First-Wave Feminism

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					           First-Wave Feminism
   Has its foundation in the Enlightenment doctrine
    of human rights, esp. as expressed in the
    Declaration of the Rights of Man and of the
    Citizen (1789)
   Political in focus: works for political equality in
    areas such as voting, ownership of property,
    inheritance, education and ability to run for
    public office
Mary Wollstonecraft (1759-1797)
 A Vindication of the Rights of
        Woman (1792)
                   Followed up her earlier
                    book, A Vindication of the
                    Rights of Man
                   Focused on the moral
                    demand of equality,
                    especially in education
                   First attribution of gender
                    differences to
  John Stuart Mill (1806-1873)
The Subjection of Women (1869)
                  Focused on establishing a
                   right to vote and to hold
                   political office
                  Much of the book was
                   dedicated to undermining
                   popular stereotypes of
                   women that were used to
                   justify political exclusion
John Stuart Mill and Harriet Taylor
 The Enfranchisement of Women
                     Originally written by Taylor,
                      later republished with essays
                      written by her and Mill
                     Also focused on arguing for
                      political enfranchisement for
                     Added essays in later additions
                      argued for women’s right to
                      sue for divorce
        Second-Wave Feminism

   Had its foundation in phenomenology (and
    for some psychoanalysis)
   Picks up from First-Wave Feminism’s
    critique of gender differences
   Primarily theoretically focused
   Aims at identifying and eliminating sources
    of sexism and gender oppression
Simone de Beauvoir (1908-1986)
    The Second Sex (1949)
                  Denies that gender
                   differences are based
                   in biology
                  Developed the
                   sex/gender distinction
                  Recognizes
                   ‘femininity’ and
                   ‘masculinity’ as
                   historically variable
  Betty Friedan (1921-2006)
The Feminine Mystique (1963)
                 “The Problem That
                  Has No Name”:
                  unhappiness despite
                  gains of the women’s
                  rights movement
                 Argues that traditional
                  gender roles stifle
                  women’s development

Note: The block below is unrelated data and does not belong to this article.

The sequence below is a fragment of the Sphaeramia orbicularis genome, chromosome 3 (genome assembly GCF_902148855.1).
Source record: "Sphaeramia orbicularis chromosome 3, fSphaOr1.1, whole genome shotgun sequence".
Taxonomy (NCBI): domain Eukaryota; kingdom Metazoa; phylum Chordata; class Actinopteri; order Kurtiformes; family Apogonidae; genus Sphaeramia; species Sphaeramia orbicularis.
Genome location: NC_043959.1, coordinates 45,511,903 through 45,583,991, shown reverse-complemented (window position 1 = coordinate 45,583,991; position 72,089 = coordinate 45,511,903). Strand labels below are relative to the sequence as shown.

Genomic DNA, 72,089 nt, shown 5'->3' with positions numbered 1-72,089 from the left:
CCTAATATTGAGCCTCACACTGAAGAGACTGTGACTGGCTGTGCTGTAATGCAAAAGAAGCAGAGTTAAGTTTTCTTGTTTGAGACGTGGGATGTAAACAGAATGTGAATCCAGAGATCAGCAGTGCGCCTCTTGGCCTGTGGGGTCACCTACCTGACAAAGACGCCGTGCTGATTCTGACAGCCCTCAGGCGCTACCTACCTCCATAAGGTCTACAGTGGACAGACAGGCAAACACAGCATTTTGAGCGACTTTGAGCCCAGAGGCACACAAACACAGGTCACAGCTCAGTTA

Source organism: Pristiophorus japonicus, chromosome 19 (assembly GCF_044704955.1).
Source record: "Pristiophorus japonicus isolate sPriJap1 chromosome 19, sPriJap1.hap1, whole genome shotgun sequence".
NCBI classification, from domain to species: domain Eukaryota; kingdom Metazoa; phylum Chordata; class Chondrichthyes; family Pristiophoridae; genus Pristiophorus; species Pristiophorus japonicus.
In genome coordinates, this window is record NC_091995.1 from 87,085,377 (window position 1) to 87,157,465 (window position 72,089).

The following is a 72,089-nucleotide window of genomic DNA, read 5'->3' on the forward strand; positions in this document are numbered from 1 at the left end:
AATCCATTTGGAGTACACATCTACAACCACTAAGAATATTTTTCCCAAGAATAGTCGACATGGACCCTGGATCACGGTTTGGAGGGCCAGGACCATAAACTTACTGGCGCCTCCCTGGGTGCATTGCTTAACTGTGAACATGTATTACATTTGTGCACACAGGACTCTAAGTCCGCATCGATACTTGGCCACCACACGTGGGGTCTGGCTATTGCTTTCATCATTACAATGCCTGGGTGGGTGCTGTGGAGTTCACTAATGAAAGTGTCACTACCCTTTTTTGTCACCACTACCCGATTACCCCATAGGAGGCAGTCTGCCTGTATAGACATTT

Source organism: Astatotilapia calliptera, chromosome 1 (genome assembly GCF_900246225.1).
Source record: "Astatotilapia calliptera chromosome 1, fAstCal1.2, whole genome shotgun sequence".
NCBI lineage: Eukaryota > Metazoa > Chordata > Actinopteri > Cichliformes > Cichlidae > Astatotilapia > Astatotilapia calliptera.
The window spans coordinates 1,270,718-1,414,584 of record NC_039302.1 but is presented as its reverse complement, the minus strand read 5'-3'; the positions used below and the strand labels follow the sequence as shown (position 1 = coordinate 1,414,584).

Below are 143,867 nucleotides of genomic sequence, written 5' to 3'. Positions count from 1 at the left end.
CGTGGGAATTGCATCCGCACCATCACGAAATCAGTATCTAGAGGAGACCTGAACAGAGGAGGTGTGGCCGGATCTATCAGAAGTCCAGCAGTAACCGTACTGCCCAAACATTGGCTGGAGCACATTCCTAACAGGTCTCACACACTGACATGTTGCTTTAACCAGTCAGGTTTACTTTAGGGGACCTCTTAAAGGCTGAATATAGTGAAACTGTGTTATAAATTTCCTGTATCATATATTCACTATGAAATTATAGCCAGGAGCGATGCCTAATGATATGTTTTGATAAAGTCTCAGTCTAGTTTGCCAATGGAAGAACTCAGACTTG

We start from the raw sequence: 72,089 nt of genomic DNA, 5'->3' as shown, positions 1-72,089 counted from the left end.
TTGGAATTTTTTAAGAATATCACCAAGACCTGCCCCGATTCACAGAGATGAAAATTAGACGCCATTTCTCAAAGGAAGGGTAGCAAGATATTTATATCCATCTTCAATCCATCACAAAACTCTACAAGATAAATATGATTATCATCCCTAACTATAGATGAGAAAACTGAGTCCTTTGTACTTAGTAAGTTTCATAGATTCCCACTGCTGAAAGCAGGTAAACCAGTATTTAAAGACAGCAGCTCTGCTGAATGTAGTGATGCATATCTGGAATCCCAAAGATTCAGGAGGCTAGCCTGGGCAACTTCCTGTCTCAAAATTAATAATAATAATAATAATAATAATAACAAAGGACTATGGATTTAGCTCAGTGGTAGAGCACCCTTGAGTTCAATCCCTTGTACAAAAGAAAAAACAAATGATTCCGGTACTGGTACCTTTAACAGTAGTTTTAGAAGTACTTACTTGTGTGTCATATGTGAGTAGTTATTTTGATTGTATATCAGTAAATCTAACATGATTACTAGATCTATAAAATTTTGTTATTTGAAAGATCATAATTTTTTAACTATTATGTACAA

   Treats gender roles
                  as inherently
   Carol Gilligan (1936-)
In a Different Voice (1982)
                 Was a student of
                  developmental psychologist
                  Larry Kohlberg, who found
                  gender differences in
                  approaches to morality
                 Argues that these differences
                  are the result of socialization,
                  not inherent reasoning
                 Contends that neither men’s
                  nor women’s approaches to
                  ethics is superior; rather, both
                  are needed for a whole moral
  Naomi Wolf (1962-)
The Beauty Myth (1991)
              Examines the ways in
               which beauty standards
               are used to both
               discriminate against and
               physically harm women
              Focuses on the way in
               which gender norms for
               women create double-
               binds—situations where
               both meeting and failing
               to meet the norm become
         Third-Wave Feminism

   Has its origin in postmodernism and
    critical theory
   Extends Second-Wave Feminism’s critique
    of gender norms by generally denying
    dichotomous and hierarchical thinking
   Works often seek to destabilize the very
    notion of gender or sex
      Luce Irigaray (1932-)
This Sex Which Is Not One (1977)
                   Emphasizes the
                    ambiguous and variable
                    nature of ‘womanhood’
                    and ‘femininity’
                   Claims that to conceive of
                    ‘woman’ or ‘the feminine’
                    at all is to engage in an
                    inherently sexist
                    approach to
                    understanding gender
 Judith Butler (1956-)
Gender Trouble (1989)
              Argues that “gender” is a
               performance, and is thus
               indefinitely variable
              Links gender norms to
               language—language both
               creates and reinforces
               gender norms

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